As expected, Myriad has appealed the ruling by Judge Sweet that its patents on isolated genes and associated methods were invalid as not directed to patentable subject matter. IPLaw360 (subscription service) is now reporting that the plaintiffs (the ACLU and others) have filed a motion at the Federal Circuit requesting that new Chief Judge Randall Rader recuse himself from the appeal saying that he has “pre-judged” the case prior to hearing the appeal.
Judge Sweet ruled in March that, because isolated DNA claimed in the patents was not “markedly different” from naturally-0ccuring DNA, the claims to isolated DNA were not patentable. He made the ruling despite numerous precedent to the contrary by cobbling together some random statements from the Supreme Court’s decisions on patentable subject matter from the late 1970s and early 1980s. The “markedly different” test for patentability had never been used before and seemed to be pulled out of thin air.
Judge Sweet went on to use the Federal Circuit’s machine-or-transformation test from In re Bilski to invalidate the method claims. Given that the Supreme Court recently ruled that this is not the only test for patentability of method claims, the ruling on the gene patent method claims is also immediately suspect.
The plaintiffs point to several recent public statements made by Chief Judge Rader to argue that he has pre-judged the case without actually hearing the appeal. According to the plaintiffs, in remarks at the May 4 Biotechnology Industry Organization annual conference, Judge Rader made these statements.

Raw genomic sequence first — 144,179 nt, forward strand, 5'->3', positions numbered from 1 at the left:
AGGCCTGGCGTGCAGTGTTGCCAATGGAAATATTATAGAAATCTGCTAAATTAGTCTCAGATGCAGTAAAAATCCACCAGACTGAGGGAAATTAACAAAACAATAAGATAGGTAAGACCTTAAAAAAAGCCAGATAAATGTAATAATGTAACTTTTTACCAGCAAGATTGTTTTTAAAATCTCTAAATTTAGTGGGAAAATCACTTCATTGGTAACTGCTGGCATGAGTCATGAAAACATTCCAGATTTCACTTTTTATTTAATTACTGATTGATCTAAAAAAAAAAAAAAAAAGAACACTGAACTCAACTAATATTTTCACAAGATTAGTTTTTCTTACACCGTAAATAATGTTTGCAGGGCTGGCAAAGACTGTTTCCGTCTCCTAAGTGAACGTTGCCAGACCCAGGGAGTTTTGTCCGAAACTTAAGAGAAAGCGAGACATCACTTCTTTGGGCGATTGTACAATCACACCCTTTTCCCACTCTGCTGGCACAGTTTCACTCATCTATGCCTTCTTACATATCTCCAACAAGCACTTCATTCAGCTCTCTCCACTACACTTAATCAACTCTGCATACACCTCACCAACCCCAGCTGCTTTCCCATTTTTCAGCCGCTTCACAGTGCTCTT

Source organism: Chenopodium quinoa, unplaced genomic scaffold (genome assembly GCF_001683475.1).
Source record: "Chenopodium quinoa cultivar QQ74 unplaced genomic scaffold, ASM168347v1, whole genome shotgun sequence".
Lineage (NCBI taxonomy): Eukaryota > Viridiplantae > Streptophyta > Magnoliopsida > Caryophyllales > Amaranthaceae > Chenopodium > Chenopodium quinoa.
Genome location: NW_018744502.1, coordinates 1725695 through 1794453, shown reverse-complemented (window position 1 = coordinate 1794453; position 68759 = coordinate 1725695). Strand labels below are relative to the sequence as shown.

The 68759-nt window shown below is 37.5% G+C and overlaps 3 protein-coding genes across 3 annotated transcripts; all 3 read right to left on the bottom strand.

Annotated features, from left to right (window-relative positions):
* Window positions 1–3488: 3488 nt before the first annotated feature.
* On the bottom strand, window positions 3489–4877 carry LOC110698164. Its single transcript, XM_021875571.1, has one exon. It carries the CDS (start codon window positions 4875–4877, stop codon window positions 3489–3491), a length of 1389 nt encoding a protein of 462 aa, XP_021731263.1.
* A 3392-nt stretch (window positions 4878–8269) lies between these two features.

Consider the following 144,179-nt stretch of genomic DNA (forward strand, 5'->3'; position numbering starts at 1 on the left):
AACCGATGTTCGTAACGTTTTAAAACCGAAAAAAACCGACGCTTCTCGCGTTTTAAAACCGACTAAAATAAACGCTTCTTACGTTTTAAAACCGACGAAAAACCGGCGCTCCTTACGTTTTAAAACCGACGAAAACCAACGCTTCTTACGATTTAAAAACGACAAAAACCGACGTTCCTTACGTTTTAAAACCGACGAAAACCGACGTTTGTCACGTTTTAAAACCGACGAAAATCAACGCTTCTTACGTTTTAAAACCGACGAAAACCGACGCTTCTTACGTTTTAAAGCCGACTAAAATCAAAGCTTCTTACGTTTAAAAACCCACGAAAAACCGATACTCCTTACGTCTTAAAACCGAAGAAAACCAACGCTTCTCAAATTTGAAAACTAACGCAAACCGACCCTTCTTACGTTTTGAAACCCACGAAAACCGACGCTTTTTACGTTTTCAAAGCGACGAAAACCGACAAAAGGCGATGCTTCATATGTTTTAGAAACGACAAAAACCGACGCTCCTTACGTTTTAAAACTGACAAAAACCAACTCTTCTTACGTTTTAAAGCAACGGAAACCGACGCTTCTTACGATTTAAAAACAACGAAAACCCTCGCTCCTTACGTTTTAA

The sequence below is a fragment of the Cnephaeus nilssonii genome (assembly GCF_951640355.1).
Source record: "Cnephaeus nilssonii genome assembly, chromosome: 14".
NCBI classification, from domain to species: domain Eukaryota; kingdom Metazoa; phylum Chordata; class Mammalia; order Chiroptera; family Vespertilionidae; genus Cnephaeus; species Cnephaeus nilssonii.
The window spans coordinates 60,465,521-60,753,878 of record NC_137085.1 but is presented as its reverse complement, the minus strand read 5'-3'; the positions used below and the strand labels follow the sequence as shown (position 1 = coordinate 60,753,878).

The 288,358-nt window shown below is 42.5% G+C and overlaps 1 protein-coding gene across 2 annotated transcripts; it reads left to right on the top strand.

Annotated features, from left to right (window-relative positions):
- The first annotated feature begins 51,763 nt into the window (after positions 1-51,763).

A troubling point for me is the lack of legal standard for making this decision;
In an obviousness analysis, there are some neutral steps that I can apply. But using Section 101 to say that the subject matter is unpatentable is so blunt a tool that there is no neutral step to allow me to say that there is a line here that must be crossed and that this particular patent claim crosses it or does not;
[T]o be frank, it’s politics. It’s what you believe in your soul, but it isn’t on the law.
The plaintiffs also allege that Judge Rader made comments at another conference that he has applied his own patentable subject matter standard to the facts of the case and reached a conclusion. This has been done without reading the parties’ briefs or hearing arguments in the case.
Filing a motion to have a judge recuse himself in a case is a drastic measure. Recusals are generally at the discretion of a particular judge. Appellate courts (in this case, the Supreme Court) only get involved if there is an extreme case of prejudice or bias. It is difficult to know how Chief Judge Rader is reacting to the motion, but needless to say, he can’t be pleased.
The motion seems to be a desperate act by parties that realize they have no chance of winning this appeal at the Federal Circuit. The Chief Judge is one of the more pro-patent members of the court, so the plaintiffs definitely do not want him on the panel that will hear the appeal. They would also like to make sure that he isn’t involved in any potential en banc hearing should the case make it that far (given the 3 vacancies on the court, that would mean that only 8 judges would hear an en banc appeal).
This case has only been about one thing since the beginning and it’s not to get these particular patents invalidated. The ACLU is seeking publicity and to inflame the public with misleading rhetoric on gene patents. Filing a motion like this is simply another way of gaining such publicity.